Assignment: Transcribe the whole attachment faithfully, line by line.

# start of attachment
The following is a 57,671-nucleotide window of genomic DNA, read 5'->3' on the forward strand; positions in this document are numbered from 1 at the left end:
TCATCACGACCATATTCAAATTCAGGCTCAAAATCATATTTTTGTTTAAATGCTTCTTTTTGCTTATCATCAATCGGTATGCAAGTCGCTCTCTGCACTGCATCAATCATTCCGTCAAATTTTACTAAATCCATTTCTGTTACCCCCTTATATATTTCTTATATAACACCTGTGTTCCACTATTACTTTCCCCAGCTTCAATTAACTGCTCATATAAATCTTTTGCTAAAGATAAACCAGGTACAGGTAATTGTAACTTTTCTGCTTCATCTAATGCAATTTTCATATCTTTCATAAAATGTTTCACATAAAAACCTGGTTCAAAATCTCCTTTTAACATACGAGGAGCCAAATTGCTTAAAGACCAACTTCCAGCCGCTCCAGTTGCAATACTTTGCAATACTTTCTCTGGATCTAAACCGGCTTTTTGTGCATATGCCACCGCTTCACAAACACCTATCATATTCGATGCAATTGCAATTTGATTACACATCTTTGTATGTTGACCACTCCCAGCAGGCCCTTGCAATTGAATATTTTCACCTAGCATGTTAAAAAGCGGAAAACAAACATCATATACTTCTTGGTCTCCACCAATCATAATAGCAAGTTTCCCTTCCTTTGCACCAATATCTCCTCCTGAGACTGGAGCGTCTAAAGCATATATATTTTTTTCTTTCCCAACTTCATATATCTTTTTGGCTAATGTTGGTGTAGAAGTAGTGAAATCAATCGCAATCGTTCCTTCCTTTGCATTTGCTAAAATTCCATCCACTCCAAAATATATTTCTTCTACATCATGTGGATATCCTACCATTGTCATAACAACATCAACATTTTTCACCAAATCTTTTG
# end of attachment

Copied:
The following is a 57,671-nucleotide window of genomic DNA, read 5'->3' on the forward strand; positions in this document are numbered from 1 at the left end:
TCATCACGACCATATTCAAATTCAGGCTCAAAATCATATTTTTGTTTAAATGCTTCTTTTTGCTTATCATCAATCGGTATGCAAGTCGCTCTCTGCACTGCATCAATCATTCCGTCAAATTTTACTAAATCCATTTCTGTTACCCCCTTATATATTTCTTATATAACACCTGTGTTCCACTATTACTTTCCCCAGCTTCAATTAACTGCTCATATAAATCTTTTGCTAAAGATAAACCAGGTACAGGTAATTGTAACTTTTCTGCTTCATCTAATGCAATTTTCATATCTTTCATAAAATGTTTCACATAAAAACCTGGTTCAAAATCTCCTTTTAACATACGAGGAGCCAAATTGCTTAAAGACCAACTTCCAGCCGCTCCAGTTGCAATACTTTGCAATACTTTCTCTGGATCTAAACCGGCTTTTTGTGCATATGCCACCGCTTCACAAACACCTATCATATTCGATGCAATTGCAATTTGATTACACATCTTTGTATGTTGACCACTCCCAGCAGGCCCTTGCAATTGAATATTTTCACCTAGCATGTTAAAAAGCGGAAAACAAACATCATATACTTCTTGGTCTCCACCAATCATAATAGCAAGTTTCCCTTCCTTTGCACCAATATCTCCTCCTGAGACTGGAGCGTCTAAAGCATATATATTTTTTTCTTTCCCAACTTCATATATCTTTTTGGCTAATGTTGGTGTAGAAGTAGTGAAATCAATCGCAATCGTTCCTTCCTTTGCATTTGCTAAAATTCCATCCACTCCAAAATATATTTCTTCTACATCATGTGGATATCCTACCATTGTCATAACAACATCAACATTTTTCACCAAATCTTTTG